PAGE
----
- Apply tested instructional design theories, practice and methods
- Provide exercises and activities that enhance the learning process
- Create supporting material/media (audio, video, simulations, role plays, games etc)
- Decide on the criteria used to judge learner’s performance and develop assessment instruments
- Maintain project documentation
Desirable skills and knowledge
- Experience in curriculum design and development for elearning, classroom and web conferencing modalities
- Experience in authoring tools such as Captivate or Storyline
- Experience using video-editing software (e.g. Camtasia, Adobe Premiere Pro)
- Experience in storyboarding and scripting
- Base knowledge of the STEM education initiative
- Demonstrated ability to quickly grasp technology and technical concepts
- Strong teamwork and leadership skills
- Experience in use of graphics and associated editing software (for example Photoshop, Illustrator, Fireworks)
- Track record showing responsibility for full body of work – from idea generation to development
- Ability to manage multiple priorities and deliver on-time results
- Knowledge of Makerspaces
- How do the roles of teachers and instructional designers differ?
- In what ways do the responsibilities of teachers and instructional designers overlap?
The roles of Teachers and Instructional Designers differ based on the environment, audience (learners) and models that are used.
The typical role of the Teacher will impart knowledge to learners and evaluation/assessment is usually for grades whereas the role of Instructional designers is closely connected and usually based on improving performance that results in increased employee efficiency for a business to increase profitability.
Having taught in a K-12 setting, my role was mainly to impart knowledge based on the District/State standards and students were required to learn the material to pass an examination. For example, I taught Set Theory in Mathematics and when asked by a student why they should learn about Set Theory, I replied that it assisted with problem solving skills and can be used to prove certain theories.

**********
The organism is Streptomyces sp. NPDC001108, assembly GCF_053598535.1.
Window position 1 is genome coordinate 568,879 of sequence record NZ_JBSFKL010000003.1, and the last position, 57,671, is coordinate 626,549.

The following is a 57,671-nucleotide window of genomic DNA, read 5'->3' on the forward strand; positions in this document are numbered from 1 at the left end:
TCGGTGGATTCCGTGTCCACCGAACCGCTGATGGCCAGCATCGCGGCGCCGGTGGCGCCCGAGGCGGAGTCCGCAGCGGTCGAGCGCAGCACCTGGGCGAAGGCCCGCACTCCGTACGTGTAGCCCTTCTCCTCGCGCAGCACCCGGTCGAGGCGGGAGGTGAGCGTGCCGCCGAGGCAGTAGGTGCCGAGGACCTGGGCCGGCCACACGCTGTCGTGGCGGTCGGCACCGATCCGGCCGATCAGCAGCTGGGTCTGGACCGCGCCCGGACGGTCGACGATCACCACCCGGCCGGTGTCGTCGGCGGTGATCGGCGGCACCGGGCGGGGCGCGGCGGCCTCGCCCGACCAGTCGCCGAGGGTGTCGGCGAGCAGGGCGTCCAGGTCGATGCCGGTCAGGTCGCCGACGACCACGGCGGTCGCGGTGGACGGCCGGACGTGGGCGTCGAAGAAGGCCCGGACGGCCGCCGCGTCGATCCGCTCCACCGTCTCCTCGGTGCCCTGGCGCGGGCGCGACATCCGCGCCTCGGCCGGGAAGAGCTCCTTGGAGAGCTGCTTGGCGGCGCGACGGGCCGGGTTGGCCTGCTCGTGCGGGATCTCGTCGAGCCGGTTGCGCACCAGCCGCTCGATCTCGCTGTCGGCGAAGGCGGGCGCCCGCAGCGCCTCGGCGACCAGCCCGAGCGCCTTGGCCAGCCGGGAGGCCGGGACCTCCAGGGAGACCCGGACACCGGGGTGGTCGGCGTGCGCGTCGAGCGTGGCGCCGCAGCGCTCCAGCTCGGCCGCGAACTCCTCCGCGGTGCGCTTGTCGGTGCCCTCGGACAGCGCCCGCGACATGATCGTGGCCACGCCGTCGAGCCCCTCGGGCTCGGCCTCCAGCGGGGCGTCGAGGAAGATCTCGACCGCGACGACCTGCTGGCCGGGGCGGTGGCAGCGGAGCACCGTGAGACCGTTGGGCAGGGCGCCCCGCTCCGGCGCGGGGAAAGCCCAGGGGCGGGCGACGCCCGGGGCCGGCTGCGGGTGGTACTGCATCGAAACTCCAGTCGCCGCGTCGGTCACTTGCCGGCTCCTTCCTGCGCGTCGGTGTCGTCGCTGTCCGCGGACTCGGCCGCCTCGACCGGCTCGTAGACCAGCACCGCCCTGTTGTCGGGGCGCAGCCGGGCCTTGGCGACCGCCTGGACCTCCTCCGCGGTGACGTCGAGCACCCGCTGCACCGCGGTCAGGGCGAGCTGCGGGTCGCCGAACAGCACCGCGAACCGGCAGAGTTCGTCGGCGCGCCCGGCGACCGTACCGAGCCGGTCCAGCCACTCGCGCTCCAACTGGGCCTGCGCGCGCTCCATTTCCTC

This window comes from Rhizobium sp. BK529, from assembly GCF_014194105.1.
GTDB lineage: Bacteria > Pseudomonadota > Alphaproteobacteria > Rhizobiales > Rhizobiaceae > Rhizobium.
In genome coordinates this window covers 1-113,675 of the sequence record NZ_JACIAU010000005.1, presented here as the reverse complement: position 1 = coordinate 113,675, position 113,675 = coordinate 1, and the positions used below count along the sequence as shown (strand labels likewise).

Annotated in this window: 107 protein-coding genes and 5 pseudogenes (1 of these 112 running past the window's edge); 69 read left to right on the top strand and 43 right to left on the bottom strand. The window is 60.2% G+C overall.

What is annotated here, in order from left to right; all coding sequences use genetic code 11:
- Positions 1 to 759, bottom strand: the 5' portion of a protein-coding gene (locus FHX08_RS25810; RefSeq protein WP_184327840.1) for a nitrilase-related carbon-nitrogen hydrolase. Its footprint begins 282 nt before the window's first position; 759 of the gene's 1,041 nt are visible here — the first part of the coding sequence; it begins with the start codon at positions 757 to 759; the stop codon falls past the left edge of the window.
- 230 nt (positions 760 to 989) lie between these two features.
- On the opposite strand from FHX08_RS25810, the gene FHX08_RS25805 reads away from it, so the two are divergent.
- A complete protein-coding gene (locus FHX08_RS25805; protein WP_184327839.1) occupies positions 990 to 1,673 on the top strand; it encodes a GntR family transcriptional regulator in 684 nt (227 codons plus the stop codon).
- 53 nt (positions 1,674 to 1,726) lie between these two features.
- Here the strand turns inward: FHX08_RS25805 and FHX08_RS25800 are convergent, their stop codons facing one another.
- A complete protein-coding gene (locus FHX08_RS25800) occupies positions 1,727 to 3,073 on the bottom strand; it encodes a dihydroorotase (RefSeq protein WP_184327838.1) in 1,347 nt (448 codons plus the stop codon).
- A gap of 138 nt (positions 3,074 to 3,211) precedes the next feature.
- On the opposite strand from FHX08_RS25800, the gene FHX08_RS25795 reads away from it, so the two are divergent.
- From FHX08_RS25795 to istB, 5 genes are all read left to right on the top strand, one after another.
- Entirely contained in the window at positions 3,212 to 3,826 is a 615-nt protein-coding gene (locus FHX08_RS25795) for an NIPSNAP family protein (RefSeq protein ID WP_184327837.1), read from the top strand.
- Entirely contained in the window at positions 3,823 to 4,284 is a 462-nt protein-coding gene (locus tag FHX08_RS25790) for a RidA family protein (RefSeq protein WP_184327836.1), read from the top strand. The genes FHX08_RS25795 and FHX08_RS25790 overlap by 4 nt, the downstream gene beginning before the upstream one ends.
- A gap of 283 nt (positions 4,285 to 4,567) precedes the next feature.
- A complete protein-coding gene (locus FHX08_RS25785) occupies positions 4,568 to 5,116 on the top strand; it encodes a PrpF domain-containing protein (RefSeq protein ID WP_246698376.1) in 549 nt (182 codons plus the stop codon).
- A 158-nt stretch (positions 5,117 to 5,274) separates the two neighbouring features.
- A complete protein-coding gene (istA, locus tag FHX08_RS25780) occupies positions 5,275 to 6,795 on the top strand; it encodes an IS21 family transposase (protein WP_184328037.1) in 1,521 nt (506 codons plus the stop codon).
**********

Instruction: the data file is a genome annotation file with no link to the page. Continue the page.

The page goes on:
If an instructional designer is asked a question such as this, they will almost always be a specific reason linked to the organizations’s targets and correlated to profitability.
However, the responsibilities of Teachers and Instructional Designers overlap because they both facilitate learning using content in a particular context and taking into consideration the ability of learners. So, as a Teacher, having selected my objectives from the State standards, I developed the content and used various technological tools to aid in the delivery of the content.
A browse of the responsibilities of Instructional Designers will reveal that they also develop content independently or by working closely with Subject Matter Experts and the use of technological tools to deliver the content is seemingly a standard in the ID field.
Links to specific jobs browsed
Job Posting 1: Instructional Designer/Developer.
This job posting was interesting because it provides a real-world example of the diversity of skills that may be required in the ID field as stated by Larson & Lockee. The multiplicity of skills and experience desired by the company along with travel requirements reveal how fast-paced and interesting an ID job can be.
Job Posting 2: Instructional Designer
This job posting was interesting to me because it was in the Oil refining – Petroleum industry which shows that instructional designers are not just used in formal educational settings such as schools and other traditional learning institutions. The summary of this posting also states the ID models that the applicant should follow stating that the applicant must “utilize best practices, for example, ADDIE model, Kirkpatrick” which are known ID design process standards.
Job Posting 3: Instructional Designer
This job posting was interesting because it highlights the dynamic nature of the ID field. The job description of this posting states: “Our team is never happy with the status quo – we believe that everything can be made better and we need a teammate that can help us continue to innovate.” This sentence stood out like a mantra that good Instructional Designers must adopt.
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Don’t be afraid to join in the discussions as we seek to enhance our instructional approaches with the use of technological tools.